Sensors to control pecan disease - WALB.com, Albany News, Weather, Sports

Sensors to control pecan disease

June 16, 2003

Dougherty County - Southwest Georgia has been getting a lot of rain lately. That rain can be good and bad for pecan farmers. A new study is being done in Dougherty County to find how much rain it takes to spark pecan scab disease which can devastate a pecan crop.

Hidden behind the leaves a white box sits on a limb recording information. Dougherty County Extension Agent, Dr. Lenny Wells, says, "These sensors detect temperature and leaf wetness every 15 minutes."

Dr. Wells is putting sensors in pecan trees to track the pecan scab disease. He says, "We only have four orchards here in Dougherty County we are doing this in and I think Mitchell County has four as well."

The sensors will hopefully answer questions such as, how much moisture and what temperatures spark the disease. Dr. Wells explains, "Any time you have more rain, high humidity and high temperatures, you're gonna have more disease problems."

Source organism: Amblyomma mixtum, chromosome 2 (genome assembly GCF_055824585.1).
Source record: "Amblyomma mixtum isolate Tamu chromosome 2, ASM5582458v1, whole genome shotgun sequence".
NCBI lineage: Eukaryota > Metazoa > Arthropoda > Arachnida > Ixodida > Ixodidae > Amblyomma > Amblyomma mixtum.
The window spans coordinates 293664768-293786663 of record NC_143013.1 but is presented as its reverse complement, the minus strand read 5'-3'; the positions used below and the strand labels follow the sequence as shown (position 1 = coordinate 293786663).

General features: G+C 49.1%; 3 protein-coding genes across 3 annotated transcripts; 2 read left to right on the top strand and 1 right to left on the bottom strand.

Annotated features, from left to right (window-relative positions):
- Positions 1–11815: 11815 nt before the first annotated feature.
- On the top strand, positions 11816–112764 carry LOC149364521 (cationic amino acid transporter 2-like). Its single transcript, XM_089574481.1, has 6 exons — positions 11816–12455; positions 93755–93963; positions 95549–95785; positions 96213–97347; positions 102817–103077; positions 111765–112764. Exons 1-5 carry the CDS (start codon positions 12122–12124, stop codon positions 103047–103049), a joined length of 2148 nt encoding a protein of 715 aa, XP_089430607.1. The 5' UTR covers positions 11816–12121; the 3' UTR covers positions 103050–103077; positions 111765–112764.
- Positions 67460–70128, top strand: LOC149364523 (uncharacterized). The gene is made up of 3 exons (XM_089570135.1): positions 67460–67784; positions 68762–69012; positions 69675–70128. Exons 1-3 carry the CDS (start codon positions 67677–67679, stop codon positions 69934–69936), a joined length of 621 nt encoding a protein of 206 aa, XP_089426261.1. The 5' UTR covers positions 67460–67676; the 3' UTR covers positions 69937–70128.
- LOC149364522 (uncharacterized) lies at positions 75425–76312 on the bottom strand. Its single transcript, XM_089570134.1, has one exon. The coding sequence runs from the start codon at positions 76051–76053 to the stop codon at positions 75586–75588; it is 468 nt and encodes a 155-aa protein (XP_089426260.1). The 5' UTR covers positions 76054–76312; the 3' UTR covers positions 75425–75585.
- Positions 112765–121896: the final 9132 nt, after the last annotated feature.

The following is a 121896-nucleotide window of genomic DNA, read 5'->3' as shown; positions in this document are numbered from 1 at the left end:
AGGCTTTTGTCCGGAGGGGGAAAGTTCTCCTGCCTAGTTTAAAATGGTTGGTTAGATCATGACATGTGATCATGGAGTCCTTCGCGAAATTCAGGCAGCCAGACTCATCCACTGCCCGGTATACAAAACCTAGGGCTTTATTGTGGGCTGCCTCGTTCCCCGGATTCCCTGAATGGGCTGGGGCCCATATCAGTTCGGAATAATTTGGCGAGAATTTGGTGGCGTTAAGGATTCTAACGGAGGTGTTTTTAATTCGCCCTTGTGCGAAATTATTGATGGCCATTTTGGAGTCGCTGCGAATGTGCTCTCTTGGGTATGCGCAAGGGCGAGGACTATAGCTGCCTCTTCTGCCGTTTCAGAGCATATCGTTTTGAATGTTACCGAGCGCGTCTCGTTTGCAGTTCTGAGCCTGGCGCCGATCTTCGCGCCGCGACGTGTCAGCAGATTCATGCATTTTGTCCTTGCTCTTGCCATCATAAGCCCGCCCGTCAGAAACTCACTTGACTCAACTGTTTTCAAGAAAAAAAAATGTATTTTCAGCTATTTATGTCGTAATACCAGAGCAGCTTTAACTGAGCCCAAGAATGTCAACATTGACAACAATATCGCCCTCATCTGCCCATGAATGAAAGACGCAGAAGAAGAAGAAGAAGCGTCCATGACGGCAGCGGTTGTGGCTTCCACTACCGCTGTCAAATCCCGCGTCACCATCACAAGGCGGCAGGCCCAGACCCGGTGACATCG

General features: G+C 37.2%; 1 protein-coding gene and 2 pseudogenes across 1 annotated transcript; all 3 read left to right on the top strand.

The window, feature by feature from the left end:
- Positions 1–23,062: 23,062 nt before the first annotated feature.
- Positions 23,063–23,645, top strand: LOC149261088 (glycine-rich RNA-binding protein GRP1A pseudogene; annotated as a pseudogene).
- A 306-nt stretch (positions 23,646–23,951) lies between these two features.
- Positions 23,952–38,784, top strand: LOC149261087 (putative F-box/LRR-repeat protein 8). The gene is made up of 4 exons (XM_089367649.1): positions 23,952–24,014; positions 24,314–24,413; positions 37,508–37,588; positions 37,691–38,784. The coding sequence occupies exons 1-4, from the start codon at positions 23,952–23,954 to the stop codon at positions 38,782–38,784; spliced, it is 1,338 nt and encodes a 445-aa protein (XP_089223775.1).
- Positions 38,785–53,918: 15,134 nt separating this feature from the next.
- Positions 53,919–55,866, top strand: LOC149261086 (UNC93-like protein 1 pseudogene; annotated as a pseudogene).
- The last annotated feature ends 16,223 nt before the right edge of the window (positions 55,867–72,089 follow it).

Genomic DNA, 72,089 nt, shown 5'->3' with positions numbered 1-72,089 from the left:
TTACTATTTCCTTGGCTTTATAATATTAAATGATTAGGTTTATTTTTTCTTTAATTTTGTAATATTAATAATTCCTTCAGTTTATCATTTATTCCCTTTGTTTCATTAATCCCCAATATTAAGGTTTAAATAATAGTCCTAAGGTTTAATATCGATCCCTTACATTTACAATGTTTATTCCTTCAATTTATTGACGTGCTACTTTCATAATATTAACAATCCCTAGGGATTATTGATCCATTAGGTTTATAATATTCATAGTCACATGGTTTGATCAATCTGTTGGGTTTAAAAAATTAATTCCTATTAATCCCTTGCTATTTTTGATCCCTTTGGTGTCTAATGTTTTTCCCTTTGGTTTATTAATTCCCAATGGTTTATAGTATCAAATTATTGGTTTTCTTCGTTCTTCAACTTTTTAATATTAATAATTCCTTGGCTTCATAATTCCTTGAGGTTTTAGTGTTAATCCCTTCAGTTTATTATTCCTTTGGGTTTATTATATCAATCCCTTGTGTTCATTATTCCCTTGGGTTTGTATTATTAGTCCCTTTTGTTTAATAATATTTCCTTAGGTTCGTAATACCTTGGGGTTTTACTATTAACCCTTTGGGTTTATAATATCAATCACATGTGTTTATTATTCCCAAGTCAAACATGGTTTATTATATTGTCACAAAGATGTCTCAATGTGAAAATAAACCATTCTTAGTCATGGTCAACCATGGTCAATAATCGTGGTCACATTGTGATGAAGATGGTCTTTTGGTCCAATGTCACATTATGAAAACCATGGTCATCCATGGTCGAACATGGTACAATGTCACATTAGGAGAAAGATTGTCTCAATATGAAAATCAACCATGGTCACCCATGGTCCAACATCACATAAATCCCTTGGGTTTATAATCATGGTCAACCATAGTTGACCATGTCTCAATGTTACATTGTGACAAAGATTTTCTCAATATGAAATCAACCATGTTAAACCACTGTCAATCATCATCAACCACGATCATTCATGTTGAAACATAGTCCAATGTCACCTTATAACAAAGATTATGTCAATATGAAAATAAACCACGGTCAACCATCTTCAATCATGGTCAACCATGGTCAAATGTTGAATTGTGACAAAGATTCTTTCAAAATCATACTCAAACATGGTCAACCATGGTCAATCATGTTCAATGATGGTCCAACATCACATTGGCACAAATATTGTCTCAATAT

Pecan trees hit by the disease have leaves with black spots. When the tree gets too many black spots, leaves fall off early which reduces the crop. Dr. Wells says, "Pecan scab is the major disease pecan growers face each year. They get lesions on leaves and later develop on nuts as well."

All pecan growers are aware of the disease and spray trees every two weeks. He says, "Especially with all the rain we've had it can get out of hand and reduce the crop." Dr. Wells will visit the sensors every other week to download the data. Those trees will not be sprayed.

The study could last two to three years and could help growers send more pecans to market.

Extension agents say Dougherty County has 15,000 acres of pecan trees, second most in the state behind Mitchell County.

posted at 5:50PM by kathryn.simmons@walb.com